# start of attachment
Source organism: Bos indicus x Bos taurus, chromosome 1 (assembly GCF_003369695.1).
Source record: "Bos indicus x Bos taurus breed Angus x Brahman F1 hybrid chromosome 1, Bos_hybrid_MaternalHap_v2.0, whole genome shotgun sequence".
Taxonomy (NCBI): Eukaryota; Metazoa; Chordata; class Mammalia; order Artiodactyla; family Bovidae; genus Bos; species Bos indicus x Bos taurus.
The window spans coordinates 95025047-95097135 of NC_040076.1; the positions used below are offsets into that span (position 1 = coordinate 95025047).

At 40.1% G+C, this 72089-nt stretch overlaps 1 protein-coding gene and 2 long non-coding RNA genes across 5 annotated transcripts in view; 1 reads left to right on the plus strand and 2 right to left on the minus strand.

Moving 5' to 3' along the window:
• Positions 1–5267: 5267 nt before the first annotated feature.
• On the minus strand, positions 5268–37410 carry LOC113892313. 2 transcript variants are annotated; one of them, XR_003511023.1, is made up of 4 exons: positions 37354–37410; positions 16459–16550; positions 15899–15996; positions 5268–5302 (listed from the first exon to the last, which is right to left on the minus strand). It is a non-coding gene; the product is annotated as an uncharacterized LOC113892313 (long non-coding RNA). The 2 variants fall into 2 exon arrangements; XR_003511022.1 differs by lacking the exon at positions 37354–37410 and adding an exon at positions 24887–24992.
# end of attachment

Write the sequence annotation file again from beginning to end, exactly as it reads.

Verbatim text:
Source organism: Bos indicus x Bos taurus, chromosome 1 (assembly GCF_003369695.1).
Source record: "Bos indicus x Bos taurus breed Angus x Brahman F1 hybrid chromosome 1, Bos_hybrid_MaternalHap_v2.0, whole genome shotgun sequence".
Taxonomy (NCBI): Eukaryota; Metazoa; Chordata; class Mammalia; order Artiodactyla; family Bovidae; genus Bos; species Bos indicus x Bos taurus.
The window spans coordinates 95025047-95097135 of NC_040076.1; the positions used below are offsets into that span (position 1 = coordinate 95025047).

At 40.1% G+C, this 72089-nt stretch overlaps 1 protein-coding gene and 2 long non-coding RNA genes across 5 annotated transcripts in view; 1 reads left to right on the plus strand and 2 right to left on the minus strand.

Moving 5' to 3' along the window:
• Positions 1–5267: 5267 nt before the first annotated feature.
• On the minus strand, positions 5268–37410 carry LOC113892313. 2 transcript variants are annotated; one of them, XR_003511023.1, is made up of 4 exons: positions 37354–37410; positions 16459–16550; positions 15899–15996; positions 5268–5302 (listed from the first exon to the last, which is right to left on the minus strand). It is a non-coding gene; the product is annotated as an uncharacterized LOC113892313 (long non-coding RNA). The 2 variants fall into 2 exon arrangements; XR_003511022.1 differs by lacking the exon at positions 37354–37410 and adding an exon at positions 24887–24992.